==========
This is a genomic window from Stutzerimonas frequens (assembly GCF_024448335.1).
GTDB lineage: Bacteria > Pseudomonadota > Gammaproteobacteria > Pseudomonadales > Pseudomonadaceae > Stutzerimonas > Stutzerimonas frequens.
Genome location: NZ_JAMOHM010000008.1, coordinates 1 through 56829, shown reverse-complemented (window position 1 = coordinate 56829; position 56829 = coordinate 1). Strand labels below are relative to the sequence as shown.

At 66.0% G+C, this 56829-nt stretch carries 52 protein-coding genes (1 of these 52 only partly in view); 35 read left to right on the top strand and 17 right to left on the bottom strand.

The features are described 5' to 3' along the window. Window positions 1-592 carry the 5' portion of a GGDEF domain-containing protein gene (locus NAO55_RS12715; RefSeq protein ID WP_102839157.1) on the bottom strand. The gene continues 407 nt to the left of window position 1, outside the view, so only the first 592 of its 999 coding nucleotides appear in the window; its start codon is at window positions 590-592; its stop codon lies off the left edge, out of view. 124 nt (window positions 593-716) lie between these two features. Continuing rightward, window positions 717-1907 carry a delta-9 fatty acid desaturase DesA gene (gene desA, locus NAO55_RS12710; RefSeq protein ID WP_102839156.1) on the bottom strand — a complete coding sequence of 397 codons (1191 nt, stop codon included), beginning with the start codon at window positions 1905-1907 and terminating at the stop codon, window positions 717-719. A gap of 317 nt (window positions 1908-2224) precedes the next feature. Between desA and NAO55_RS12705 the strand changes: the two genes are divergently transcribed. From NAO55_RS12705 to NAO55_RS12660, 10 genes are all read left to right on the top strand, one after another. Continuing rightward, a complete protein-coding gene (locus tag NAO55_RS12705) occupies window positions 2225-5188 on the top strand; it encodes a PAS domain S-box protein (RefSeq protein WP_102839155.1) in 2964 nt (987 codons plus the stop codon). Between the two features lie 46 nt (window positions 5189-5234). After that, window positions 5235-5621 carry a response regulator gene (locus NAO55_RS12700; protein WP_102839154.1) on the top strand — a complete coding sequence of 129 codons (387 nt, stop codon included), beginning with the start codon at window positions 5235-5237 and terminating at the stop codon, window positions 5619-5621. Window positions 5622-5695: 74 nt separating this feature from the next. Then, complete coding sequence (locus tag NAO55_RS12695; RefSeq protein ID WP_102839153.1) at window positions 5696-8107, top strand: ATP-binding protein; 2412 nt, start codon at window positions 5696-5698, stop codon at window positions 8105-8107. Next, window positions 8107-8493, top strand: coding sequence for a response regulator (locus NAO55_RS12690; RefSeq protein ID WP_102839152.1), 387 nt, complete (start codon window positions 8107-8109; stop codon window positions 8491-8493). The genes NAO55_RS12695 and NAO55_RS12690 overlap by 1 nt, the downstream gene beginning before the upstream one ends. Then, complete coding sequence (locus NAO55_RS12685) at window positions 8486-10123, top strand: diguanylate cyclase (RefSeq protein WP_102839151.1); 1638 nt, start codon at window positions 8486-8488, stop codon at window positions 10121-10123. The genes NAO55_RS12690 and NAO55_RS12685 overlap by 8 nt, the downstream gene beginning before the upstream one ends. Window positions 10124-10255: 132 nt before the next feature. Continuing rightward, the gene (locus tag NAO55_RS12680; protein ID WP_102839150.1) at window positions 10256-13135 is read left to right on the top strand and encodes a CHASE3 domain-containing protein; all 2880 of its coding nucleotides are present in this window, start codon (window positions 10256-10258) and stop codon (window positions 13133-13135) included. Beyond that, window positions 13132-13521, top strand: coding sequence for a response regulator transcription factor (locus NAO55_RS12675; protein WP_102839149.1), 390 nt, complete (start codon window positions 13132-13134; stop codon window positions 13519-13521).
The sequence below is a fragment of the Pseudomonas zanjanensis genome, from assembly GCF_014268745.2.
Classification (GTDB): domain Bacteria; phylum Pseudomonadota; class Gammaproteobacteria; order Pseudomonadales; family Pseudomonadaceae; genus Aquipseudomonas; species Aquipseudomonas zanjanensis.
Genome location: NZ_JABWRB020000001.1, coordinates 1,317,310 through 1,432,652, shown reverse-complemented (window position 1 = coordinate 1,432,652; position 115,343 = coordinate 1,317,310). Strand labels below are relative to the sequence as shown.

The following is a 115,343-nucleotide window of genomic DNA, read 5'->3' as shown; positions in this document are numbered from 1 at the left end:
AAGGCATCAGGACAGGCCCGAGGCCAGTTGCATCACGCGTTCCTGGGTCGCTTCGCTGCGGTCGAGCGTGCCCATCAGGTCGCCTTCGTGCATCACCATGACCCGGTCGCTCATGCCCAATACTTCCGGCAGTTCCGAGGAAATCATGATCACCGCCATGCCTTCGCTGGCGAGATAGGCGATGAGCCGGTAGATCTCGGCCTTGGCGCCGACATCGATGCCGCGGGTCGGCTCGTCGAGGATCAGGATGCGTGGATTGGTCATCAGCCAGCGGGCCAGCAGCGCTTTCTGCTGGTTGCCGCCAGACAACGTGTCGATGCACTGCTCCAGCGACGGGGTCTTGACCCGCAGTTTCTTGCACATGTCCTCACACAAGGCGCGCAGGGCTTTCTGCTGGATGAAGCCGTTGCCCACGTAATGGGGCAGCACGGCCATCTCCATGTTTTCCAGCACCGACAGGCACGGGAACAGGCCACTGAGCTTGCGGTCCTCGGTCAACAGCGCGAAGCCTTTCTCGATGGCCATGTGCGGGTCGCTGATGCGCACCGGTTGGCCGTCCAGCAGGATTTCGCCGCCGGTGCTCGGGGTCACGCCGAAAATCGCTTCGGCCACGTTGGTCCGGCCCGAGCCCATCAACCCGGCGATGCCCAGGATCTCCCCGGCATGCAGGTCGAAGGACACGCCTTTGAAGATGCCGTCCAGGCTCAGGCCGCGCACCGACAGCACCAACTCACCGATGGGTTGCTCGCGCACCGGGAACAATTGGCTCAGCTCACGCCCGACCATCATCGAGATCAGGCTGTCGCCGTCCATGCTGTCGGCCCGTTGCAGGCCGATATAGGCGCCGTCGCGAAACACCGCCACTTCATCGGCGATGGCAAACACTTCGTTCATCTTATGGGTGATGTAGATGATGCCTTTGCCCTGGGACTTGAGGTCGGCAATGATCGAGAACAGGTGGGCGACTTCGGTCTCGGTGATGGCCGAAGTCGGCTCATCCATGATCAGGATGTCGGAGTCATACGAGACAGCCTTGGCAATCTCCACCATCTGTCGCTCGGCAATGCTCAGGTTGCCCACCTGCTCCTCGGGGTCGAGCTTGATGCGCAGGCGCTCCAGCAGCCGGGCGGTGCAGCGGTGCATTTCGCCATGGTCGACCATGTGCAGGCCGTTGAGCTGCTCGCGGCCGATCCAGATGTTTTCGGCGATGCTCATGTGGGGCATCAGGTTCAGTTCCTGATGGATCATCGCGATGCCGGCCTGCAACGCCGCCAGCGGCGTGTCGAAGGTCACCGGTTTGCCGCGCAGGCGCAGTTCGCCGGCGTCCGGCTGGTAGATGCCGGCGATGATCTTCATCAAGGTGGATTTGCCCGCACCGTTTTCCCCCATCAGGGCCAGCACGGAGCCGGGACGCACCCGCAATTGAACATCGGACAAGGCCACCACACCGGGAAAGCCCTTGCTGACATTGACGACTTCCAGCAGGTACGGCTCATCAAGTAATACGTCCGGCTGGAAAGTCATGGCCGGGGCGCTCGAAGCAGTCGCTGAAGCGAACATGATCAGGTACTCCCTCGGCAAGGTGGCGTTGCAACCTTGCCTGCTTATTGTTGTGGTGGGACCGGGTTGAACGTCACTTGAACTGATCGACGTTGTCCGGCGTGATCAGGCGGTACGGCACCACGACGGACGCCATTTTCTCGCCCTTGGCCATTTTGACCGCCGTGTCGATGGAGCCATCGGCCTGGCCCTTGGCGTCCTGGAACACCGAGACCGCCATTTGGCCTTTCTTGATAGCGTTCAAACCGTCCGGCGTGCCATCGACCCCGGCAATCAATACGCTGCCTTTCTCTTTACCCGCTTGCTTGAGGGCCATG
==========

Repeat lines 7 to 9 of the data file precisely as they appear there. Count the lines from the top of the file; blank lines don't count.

Classification (GTDB): domain Bacteria; phylum Pseudomonadota; class Gammaproteobacteria; order Pseudomonadales; family Pseudomonadaceae; genus Aquipseudomonas; species Aquipseudomonas zanjanensis.
Genome location: NZ_JABWRB020000001.1, coordinates 1,317,310 through 1,432,652, shown reverse-complemented (window position 1 = coordinate 1,432,652; position 115,343 = coordinate 1,317,310). Strand labels below are relative to the sequence as shown.

The following is a 115,343-nucleotide window of genomic DNA, read 5'->3' as shown; positions in this document are numbered from 1 at the left end: